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Black Coffee To Balance Glucose Levels
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JanetJ2010 posted:
Cinnamon and tea (herbal and leaf) helps balance glucose and so does a cup of black coffee.
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davedsel57 responded:
Where is your link to the article that states this? What studies have been done to prove this? At this point this could be considered "hearsay" without supporting documentation.

It is very interesting, but I would really like to see the proof.

Thank you.
Blessings, -Dave
 
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MrsCora01 responded:
While coffee may decrease the risk of diabetes, caffeine (in coffee) in people with diabetes can make their blood sugar levels harder to control. This is from a WebMD article here

Cora
T1 1966, Dialysis 2001, kidney transplant
 
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xring replied to MrsCora01's response:
Interesting article. A few months ago, I did a 20-day "no coffee" test.

Since I really like coffee, I hate to admit that my fasting glucose was noticeably lower during those 20 days (about 20 pts. lower) and I had several post prandial numbers that were in the 80's & 90's. I resumed drinking coffee after doing another experiment. I tested at 125, then had my usual 12-oz cup of strong coffee, then tested two hours later at 109, so I thought it didn't have much of an effect on my BG. Maybe it does affect it over time. I'm experimenting with it again now (third day).

The first time I heard about coffee raising blood sugar was from Dr. Gabriel Cousens on the "Raw for 30 Days to Reverse Diabetes" DVD. He said "One cup of coffee raises your insulin requirements by 35%." I thought that was an exaggeration, but he may be right.
 
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MrsCora01 replied to xring's response:
I was lucky in that caffeine rarely affected my sugars. But then again, it is like everything else with diabetes: Your Mileage May Vary.

Cora
T1 1966, Dialysis 2001, kidney transplant
 
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betaquartz responded:
This was on the 6/14 today show:

(CBS) Looking for another reason to justify your daily latte? A new study suggests that coffee may guard against diabetes.

The study, published in the Journal of Agricultural and Food Chemistry, shows that coffee improves insulin sensitivity and helps prevent the development of high blood sugar - at least in lab mice.

If you think you're experiencing déjà vu, it could be because numerous studies have linked coffee - both caffeinated and decaf - with reduced risk not only of diabetes, but also of Alzheimer's disease and prostate cancer.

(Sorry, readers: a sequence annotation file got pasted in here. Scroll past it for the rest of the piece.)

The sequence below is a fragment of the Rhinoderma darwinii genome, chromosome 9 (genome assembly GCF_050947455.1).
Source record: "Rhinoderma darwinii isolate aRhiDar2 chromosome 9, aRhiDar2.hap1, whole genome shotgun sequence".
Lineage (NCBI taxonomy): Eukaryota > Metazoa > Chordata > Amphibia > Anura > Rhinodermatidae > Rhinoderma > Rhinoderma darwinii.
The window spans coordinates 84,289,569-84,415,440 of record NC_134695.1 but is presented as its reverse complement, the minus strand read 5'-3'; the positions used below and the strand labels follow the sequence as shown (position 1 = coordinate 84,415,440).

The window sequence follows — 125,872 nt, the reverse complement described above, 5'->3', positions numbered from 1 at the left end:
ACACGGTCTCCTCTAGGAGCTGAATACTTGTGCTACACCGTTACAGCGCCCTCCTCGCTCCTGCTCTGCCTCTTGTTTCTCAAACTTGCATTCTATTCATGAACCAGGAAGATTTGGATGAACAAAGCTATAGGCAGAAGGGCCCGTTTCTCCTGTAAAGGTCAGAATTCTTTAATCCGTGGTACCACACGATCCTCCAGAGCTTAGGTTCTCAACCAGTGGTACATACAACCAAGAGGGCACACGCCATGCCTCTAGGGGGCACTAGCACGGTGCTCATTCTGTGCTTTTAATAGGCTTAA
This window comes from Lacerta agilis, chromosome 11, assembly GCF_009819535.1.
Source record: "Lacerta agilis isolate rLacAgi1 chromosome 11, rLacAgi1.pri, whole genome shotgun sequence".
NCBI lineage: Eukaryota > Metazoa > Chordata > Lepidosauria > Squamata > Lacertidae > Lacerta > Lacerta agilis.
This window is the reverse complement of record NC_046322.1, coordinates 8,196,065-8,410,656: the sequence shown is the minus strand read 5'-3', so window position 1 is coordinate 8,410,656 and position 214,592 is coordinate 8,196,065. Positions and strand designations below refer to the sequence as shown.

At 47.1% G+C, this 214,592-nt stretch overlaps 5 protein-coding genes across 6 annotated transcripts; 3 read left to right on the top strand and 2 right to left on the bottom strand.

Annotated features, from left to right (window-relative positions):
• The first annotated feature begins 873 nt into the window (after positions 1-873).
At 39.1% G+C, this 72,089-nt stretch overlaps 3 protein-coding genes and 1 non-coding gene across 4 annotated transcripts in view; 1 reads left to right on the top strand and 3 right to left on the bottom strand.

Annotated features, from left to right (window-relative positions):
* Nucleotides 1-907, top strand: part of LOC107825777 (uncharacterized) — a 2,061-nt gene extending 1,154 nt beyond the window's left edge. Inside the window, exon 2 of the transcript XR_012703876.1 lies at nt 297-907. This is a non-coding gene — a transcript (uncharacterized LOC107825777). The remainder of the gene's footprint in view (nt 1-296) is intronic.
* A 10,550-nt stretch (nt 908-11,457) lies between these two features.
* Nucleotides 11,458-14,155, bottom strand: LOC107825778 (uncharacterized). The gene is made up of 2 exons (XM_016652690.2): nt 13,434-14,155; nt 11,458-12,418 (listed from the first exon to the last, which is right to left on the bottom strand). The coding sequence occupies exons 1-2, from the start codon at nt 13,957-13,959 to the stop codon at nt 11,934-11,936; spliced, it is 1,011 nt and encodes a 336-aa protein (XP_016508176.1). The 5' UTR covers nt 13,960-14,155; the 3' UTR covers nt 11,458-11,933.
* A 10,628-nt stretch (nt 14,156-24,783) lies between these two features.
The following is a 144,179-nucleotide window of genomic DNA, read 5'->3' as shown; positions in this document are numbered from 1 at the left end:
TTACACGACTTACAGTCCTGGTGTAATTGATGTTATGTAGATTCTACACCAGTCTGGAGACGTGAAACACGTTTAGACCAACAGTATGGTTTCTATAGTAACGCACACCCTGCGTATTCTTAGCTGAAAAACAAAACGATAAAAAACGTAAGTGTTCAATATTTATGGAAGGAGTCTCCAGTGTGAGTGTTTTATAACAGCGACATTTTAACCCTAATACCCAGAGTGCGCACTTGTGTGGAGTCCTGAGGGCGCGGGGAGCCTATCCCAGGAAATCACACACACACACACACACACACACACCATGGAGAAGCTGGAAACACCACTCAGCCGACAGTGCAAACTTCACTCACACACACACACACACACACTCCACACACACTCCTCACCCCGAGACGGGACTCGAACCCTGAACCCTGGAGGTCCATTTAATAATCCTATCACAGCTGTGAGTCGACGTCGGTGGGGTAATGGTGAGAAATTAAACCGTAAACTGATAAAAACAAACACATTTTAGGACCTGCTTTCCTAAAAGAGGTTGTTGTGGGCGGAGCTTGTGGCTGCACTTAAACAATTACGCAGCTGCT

One 2004 study, published in the Archives of Internal Medicine, showed that the risk of developing type 2 diabetes was as much as 35 percent lower in people who drank four cups of coffee a day.

Pretty convincing stuff.

What remains unknown is just what's in coffee that provides the health-protective effects. It could be the caffeine, scientists say, but it could also be the antioxidants, potassium and magnesium found in coffee. More reseach is needed.

In the meantime, health experts - including those at the Mayo Clinic - recommend exercise and a healthy diet to guard against diabetes.
 
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MrsCora01 replied to betaquartz's response:
That's what the WebMD article says too, that coffee can prevent diabetes. The problem is that the anti-diabetes effects do not seem to help a person with diabetes with the glucose raising effects of caffeine.

Cora
T1 1966, Dialysis 2001, kidney transplant
 
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betaquartz replied to MrsCora01's response:
Early show today posted that each cup of coffee lowered the risk of type 2 by 7%. Hmmm wish I hadn't stopped coffee a few years ago because of all I heard bad about it. They also posted that 6-7 cups dropped the incidence of prostrate cancer by a large % and also throat and head cancers by large amounts. Guess decaf is the way to go. I still love my coffee!
 
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rebitzman replied to betaquartz's response:
Early show today posted that each cup of coffee lowered the risk of type 2 by 7%

Then someone has some explaining to do - because were this the case I should have been good at LEAST through 2075
 
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flutetooter replied to betaquartz's response:
Sometimes the correlation between things can be very evasive. I have also read that 4 cups of coffee helps prevent diabetes.

It could be that people who drink coffee are not sedentary. They are drinking it to keep awake and on their feet to go from chore to chore or report to report, be alert and give presentations, etc., all of which burn calories and carbs.
 
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teddybear200 responded:
Janet J not sure where your article is but I did read the one on here from WebMd.

As for me I drink both regular and decaf maybe 2 cups of either a day. One day decaf one day regular.

Neither type of coffee affects my sugars unless I had sugar to the coffee. I mostly drink it black - I drink coffee only because I like the taste.
One day I will soar on wings of an Eagle - Deb


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